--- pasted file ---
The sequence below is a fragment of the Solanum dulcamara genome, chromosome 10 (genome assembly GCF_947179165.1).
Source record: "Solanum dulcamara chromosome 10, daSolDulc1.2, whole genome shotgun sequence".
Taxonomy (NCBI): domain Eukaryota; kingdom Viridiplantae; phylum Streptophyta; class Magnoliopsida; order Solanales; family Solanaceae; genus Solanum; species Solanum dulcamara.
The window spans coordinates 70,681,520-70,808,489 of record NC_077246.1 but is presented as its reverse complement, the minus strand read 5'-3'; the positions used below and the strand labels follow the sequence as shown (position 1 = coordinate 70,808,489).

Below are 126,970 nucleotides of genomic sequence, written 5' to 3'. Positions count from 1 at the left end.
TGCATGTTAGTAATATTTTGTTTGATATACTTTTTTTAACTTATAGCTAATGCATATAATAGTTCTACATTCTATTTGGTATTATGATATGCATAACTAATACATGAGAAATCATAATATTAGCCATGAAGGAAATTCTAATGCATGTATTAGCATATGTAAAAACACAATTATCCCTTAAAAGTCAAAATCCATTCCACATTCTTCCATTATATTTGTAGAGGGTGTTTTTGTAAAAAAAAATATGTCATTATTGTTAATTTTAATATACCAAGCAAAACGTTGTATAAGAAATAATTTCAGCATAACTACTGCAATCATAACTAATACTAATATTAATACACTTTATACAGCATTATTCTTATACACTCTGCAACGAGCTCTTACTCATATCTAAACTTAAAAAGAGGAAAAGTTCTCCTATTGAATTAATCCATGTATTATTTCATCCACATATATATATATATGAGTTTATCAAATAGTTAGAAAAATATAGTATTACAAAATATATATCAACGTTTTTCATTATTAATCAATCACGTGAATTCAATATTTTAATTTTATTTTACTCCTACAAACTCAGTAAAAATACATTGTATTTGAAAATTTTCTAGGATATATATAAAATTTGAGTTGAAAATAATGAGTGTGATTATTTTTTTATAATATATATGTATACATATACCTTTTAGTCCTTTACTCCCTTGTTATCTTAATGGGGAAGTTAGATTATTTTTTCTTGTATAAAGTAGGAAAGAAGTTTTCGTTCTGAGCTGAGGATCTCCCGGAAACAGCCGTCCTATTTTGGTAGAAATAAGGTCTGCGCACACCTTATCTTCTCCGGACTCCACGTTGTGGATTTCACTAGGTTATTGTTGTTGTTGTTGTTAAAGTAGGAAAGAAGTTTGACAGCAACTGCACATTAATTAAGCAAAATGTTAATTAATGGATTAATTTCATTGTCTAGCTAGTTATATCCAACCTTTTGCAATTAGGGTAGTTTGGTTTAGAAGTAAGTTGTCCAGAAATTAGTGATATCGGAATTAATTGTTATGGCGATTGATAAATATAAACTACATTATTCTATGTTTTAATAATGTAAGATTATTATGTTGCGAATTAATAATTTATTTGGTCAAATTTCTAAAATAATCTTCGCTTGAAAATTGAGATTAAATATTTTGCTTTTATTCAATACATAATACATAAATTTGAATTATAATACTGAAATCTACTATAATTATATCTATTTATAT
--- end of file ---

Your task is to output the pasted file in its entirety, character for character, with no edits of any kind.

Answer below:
The sequence below is a fragment of the Solanum dulcamara genome, chromosome 10 (genome assembly GCF_947179165.1).
Source record: "Solanum dulcamara chromosome 10, daSolDulc1.2, whole genome shotgun sequence".
Taxonomy (NCBI): domain Eukaryota; kingdom Viridiplantae; phylum Streptophyta; class Magnoliopsida; order Solanales; family Solanaceae; genus Solanum; species Solanum dulcamara.
The window spans coordinates 70,681,520-70,808,489 of record NC_077246.1 but is presented as its reverse complement, the minus strand read 5'-3'; the positions used below and the strand labels follow the sequence as shown (position 1 = coordinate 70,808,489).

Below are 126,970 nucleotides of genomic sequence, written 5' to 3'. Positions count from 1 at the left end.
TGCATGTTAGTAATATTTTGTTTGATATACTTTTTTTAACTTATAGCTAATGCATATAATAGTTCTACATTCTATTTGGTATTATGATATGCATAACTAATACATGAGAAATCATAATATTAGCCATGAAGGAAATTCTAATGCATGTATTAGCATATGTAAAAACACAATTATCCCTTAAAAGTCAAAATCCATTCCACATTCTTCCATTATATTTGTAGAGGGTGTTTTTGTAAAAAAAAATATGTCATTATTGTTAATTTTAATATACCAAGCAAAACGTTGTATAAGAAATAATTTCAGCATAACTACTGCAATCATAACTAATACTAATATTAATACACTTTATACAGCATTATTCTTATACACTCTGCAACGAGCTCTTACTCATATCTAAACTTAAAAAGAGGAAAAGTTCTCCTATTGAATTAATCCATGTATTATTTCATCCACATATATATATATATGAGTTTATCAAATAGTTAGAAAAATATAGTATTACAAAATATATATCAACGTTTTTCATTATTAATCAATCACGTGAATTCAATATTTTAATTTTATTTTACTCCTACAAACTCAGTAAAAATACATTGTATTTGAAAATTTTCTAGGATATATATAAAATTTGAGTTGAAAATAATGAGTGTGATTATTTTTTTATAATATATATGTATACATATACCTTTTAGTCCTTTACTCCCTTGTTATCTTAATGGGGAAGTTAGATTATTTTTTCTTGTATAAAGTAGGAAAGAAGTTTTCGTTCTGAGCTGAGGATCTCCCGGAAACAGCCGTCCTATTTTGGTAGAAATAAGGTCTGCGCACACCTTATCTTCTCCGGACTCCACGTTGTGGATTTCACTAGGTTATTGTTGTTGTTGTTGTTAAAGTAGGAAAGAAGTTTGACAGCAACTGCACATTAATTAAGCAAAATGTTAATTAATGGATTAATTTCATTGTCTAGCTAGTTATATCCAACCTTTTGCAATTAGGGTAGTTTGGTTTAGAAGTAAGTTGTCCAGAAATTAGTGATATCGGAATTAATTGTTATGGCGATTGATAAATATAAACTACATTATTCTATGTTTTAATAATGTAAGATTATTATGTTGCGAATTAATAATTTATTTGGTCAAATTTCTAAAATAATCTTCGCTTGAAAATTGAGATTAAATATTTTGCTTTTATTCAATACATAATACATAAATTTGAATTATAATACTGAAATCTACTATAATTATATCTATTTATAT